Ask Mehmet: Sugar Festival

  • Published
  • By Mehmet Birbiri
  • 39th Air Base Wing Public Affairs
Mehmet, can you tell us about the Sugar Festival?

The Sugar Festival is a national religious holiday celebrated at the end of Ramazan, which is the holy month of fasting for Muslims. The celebration officially marks the end of the holy month and this year, it begins noon July 16, the last day of Ramazan and continues through July 19. İt is important to note that 'Ramazan' is the Turkish version of 'Ramadan.'

During the Bayram, which means festival, schools and government offices are closed for the observance. People, mostly children, wear new outfits and they thoroughly clean their house a few days prior to the festival as a symbol of respect of the holy month.

The first day, Friday, July 17, is the most important day of the festival. Everybody wakes up early and men go to the mosque for the special Bayram prayer. After they return, all of the family members dress up nicely, mostly in new clothes, to pratice another important tradition, 'Bayram' visits.

Bayram visits or house visits are when Muslim observers of Ramazan visit their family and friends. Young people visit their elders first and then their other relatives, neighbors and friends. These visits are kept very short, normally 10 to 15 minutes. Mostly candies, chocolates, Turkish coffee or cold beverages are offered to visitors. Due to frequency of the visits, traffic is quite busy on the first day of the festival. Those who cannot visit their friends and family members in other towns and cities, call or send cards to celebrate each others festival.

Children probably enjoy the visits the most and generally want to visit as many elders as possible because it's tradition for elders to give pocket money to the children. The amount varies and is usually based on the closeness between the elder and the child or child's family. Most of the time, children can easily collect one month's worth of pocket money in one day alone during the festival. On perk of this tradition is that there is no restriction on how much money they can accept, spend or the ways they choose to spend it. That's why it is typically for amusement parks to set up in almost every town during the festival. On the first day of the festival, it is also prevalent for Kapicis or doormen at apartment buildings, trash collectors and Ramazan drummers knock on doors expecting gifts or tips.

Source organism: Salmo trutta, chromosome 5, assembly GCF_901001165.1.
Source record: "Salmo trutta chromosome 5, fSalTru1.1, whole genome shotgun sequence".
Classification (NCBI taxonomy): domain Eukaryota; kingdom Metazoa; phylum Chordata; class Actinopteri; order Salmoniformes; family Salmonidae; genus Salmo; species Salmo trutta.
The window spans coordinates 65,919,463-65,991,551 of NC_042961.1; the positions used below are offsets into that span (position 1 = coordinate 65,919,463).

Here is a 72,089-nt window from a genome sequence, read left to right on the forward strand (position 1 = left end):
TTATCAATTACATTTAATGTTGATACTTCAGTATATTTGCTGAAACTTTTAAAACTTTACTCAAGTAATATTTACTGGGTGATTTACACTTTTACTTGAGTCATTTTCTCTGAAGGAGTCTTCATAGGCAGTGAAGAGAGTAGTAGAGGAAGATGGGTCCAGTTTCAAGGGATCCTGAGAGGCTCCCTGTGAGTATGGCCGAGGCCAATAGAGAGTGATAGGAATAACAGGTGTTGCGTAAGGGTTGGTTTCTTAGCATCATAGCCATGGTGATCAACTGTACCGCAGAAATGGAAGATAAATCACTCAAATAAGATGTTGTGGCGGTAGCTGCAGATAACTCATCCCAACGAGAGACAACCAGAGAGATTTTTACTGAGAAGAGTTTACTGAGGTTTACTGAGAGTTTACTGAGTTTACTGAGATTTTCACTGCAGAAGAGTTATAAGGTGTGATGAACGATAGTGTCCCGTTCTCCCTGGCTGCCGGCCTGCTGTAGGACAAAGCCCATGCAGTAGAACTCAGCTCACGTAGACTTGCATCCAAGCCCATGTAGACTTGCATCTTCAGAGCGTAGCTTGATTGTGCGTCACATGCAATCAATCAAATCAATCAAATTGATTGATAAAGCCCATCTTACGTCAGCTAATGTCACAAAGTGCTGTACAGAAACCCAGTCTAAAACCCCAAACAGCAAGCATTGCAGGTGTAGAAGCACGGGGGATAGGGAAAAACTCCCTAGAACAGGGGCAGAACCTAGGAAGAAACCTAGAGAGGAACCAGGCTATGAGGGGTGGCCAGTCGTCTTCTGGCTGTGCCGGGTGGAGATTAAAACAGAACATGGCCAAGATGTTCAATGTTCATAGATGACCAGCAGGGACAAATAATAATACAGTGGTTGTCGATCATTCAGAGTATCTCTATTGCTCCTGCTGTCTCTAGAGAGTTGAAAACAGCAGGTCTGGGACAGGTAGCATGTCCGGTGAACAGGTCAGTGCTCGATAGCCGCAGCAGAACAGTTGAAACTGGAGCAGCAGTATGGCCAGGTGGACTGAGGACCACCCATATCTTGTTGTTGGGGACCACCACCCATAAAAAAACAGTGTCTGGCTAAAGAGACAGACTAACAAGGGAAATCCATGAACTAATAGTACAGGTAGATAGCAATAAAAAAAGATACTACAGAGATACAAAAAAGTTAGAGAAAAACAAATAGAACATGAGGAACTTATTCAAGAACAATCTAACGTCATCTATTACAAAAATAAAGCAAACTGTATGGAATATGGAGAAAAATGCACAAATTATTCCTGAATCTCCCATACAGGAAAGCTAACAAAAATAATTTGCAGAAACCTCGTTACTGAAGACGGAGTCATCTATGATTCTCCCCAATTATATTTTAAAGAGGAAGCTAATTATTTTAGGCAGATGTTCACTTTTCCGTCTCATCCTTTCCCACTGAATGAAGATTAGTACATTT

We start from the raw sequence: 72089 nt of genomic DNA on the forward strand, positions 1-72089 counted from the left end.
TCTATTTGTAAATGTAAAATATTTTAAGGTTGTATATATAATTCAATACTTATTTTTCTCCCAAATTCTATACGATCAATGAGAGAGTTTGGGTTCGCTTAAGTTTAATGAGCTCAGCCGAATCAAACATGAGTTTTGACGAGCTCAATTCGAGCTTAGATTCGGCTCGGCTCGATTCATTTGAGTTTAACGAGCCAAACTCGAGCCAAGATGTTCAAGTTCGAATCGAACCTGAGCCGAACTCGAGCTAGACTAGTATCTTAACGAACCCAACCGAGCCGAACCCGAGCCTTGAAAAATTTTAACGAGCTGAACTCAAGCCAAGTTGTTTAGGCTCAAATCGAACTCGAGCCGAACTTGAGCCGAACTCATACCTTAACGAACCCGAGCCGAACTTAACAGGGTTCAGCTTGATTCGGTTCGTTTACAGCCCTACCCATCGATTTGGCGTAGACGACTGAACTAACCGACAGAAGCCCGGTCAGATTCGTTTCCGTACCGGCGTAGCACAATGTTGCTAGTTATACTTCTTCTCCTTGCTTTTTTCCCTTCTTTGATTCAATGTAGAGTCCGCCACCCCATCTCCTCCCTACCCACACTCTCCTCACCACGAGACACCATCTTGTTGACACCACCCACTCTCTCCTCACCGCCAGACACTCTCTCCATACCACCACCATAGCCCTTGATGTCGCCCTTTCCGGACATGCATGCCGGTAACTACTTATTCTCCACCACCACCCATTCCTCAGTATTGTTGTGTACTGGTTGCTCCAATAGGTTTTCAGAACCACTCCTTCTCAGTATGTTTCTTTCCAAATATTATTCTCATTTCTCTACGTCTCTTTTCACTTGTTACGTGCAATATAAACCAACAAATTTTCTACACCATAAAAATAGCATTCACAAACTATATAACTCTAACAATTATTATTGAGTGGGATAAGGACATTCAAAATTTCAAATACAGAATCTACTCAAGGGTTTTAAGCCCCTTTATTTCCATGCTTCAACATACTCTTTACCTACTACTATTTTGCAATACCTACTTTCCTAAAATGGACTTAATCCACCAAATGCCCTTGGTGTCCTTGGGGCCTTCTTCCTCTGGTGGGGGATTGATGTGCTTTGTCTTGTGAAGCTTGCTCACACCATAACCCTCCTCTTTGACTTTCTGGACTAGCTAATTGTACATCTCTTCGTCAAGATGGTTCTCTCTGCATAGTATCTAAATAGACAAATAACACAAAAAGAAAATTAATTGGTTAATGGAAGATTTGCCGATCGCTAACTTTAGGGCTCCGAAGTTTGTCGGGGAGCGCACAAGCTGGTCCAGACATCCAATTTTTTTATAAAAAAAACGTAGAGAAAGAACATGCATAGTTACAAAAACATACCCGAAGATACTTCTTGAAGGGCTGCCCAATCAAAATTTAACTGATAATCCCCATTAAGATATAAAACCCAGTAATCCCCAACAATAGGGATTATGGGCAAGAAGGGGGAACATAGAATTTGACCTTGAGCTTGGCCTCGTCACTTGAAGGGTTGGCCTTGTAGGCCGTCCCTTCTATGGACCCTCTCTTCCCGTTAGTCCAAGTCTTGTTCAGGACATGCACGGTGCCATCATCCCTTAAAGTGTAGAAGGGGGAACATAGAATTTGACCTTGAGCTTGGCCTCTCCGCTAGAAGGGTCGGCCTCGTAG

Another tradition practiced during the festival is visiting the graves of the deceased family members. These visits usually start one day prior to the festival and continue until it concludes. On the other hand, for Turkish boys born during the festival, it is common for them to be named "Bayram or "Ramazan" if they are born during the month of Ramazan.

If you choose to visit your Turkish friends, a box of candy or chocolate would be the most appropriate to take. The phrase for celebrating your Turkish friends festival is"Iyi bayramlar" (ee-yee by-rahm-lahr) which translates to and means 'I wish you a happy festival'.

Lastly, the 27th night of the holy month of Ramazan is accepted as the most important night of the whole year. It is called 'Kadir Gecesi-Night of Power.' It is believed that prophet Mohammed started to receive the Holy Quran on that night. Therefore, Muslims stay up all night long praying and  mosques are noticeably  packed up on that night for the special prayer and religious ceremony of 'Kadir Gecesi.'

Mehmet, why is it called Sugar Festival?

Well, that's a good question. In Turkish, sugar means "seker" and Sugar Festival is called "Seker Bayrami or referred to as "Ramazan Bayrami." In Arabic it is called "Id-ul Fitr." To tell you the truth, I really don't know why it is called Sugar Festival,  but I think it is related to the sweet things, candies and chocolates that are wished for and offered during houses visits throughout the festival. 

Mehmet, are the shops going to be open during the festival?  I especially want to know if the shops at the alley will be open during the Sugar festival?

As I mentioned above, the first day of the festival, July 17, is the most active day of celebration so all the shops in Adana will be closed. It is possibility that some shops will be open on the second day and on. The alley, however, will be closed on the first day, July 17, but will be open for the rest of the days.